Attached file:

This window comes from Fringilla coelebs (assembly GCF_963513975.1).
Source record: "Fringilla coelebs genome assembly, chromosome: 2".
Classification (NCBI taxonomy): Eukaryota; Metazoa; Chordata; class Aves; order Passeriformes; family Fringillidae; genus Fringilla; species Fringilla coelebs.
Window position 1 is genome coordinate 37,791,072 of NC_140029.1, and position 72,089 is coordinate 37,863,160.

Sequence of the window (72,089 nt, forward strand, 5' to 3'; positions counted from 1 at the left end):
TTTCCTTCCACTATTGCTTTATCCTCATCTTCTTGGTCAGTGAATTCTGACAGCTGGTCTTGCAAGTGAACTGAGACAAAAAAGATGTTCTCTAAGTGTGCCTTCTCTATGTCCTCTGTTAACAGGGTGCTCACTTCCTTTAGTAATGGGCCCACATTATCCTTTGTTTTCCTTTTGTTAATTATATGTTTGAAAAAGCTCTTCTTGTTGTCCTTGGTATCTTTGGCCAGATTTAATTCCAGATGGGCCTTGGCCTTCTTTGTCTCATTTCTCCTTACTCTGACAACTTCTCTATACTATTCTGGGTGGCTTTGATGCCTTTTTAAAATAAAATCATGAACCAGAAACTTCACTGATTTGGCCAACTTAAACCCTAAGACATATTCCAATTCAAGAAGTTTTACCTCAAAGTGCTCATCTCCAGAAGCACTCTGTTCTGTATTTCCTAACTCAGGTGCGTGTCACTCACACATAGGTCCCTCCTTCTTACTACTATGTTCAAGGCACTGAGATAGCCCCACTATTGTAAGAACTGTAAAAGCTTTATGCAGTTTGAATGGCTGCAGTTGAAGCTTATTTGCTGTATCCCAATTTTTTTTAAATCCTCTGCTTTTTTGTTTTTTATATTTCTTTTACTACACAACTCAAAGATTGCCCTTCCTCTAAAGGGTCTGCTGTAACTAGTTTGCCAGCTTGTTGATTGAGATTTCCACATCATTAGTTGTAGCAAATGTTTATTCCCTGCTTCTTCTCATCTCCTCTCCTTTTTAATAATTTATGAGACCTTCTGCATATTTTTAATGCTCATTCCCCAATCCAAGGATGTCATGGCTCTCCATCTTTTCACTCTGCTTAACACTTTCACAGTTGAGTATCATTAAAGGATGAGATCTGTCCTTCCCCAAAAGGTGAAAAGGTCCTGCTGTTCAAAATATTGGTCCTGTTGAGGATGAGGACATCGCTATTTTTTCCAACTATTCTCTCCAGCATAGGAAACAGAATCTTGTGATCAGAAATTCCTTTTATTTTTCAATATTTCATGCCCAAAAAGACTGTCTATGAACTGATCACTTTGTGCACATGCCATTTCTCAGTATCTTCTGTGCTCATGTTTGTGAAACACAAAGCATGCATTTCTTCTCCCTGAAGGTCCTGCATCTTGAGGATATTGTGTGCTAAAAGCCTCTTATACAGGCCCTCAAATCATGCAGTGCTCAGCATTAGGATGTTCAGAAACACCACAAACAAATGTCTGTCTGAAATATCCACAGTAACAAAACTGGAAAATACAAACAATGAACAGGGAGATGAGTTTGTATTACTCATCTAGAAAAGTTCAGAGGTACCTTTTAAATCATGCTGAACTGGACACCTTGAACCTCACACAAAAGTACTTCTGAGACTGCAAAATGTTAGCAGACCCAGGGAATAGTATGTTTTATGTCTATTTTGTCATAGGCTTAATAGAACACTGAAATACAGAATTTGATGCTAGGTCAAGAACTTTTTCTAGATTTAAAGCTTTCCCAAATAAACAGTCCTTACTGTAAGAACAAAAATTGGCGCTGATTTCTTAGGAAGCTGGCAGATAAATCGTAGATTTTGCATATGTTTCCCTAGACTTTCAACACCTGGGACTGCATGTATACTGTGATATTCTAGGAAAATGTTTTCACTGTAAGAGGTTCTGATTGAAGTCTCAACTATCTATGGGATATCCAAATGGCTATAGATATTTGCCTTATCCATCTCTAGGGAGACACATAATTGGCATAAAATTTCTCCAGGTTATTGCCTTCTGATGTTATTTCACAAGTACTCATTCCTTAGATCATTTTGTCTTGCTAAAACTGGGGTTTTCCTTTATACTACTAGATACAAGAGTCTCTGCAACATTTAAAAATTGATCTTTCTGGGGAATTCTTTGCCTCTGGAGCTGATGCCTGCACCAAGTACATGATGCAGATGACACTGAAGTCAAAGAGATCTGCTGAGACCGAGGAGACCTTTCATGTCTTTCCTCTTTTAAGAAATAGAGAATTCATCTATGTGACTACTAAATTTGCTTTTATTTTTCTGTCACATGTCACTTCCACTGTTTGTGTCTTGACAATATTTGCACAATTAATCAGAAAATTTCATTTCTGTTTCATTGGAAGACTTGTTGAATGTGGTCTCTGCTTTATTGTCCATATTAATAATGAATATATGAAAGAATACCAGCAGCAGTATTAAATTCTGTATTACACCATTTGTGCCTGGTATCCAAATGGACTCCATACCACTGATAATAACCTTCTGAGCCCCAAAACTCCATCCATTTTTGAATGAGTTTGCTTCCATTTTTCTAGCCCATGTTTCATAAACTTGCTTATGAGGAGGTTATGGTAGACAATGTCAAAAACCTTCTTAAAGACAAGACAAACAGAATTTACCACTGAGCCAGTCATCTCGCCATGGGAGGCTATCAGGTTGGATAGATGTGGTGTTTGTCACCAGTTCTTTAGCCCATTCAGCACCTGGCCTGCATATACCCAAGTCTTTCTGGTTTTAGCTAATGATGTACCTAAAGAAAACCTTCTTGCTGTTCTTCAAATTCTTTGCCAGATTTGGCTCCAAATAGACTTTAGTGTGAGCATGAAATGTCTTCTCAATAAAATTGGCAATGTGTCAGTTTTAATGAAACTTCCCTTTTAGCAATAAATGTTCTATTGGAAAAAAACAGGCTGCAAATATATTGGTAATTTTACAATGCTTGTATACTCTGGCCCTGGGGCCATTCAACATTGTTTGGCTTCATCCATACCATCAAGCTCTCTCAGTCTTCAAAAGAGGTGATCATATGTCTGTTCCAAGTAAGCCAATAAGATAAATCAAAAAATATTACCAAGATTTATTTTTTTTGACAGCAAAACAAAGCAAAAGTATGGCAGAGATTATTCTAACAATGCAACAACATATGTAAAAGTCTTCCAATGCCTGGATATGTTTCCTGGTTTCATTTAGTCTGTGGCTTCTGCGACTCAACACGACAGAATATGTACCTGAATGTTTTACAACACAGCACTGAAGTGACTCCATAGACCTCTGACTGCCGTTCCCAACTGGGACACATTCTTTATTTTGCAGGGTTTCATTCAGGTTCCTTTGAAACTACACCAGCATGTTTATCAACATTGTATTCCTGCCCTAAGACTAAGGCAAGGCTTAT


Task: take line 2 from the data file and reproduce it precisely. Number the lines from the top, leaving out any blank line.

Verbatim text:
Source record: "Fringilla coelebs genome assembly, chromosome: 2".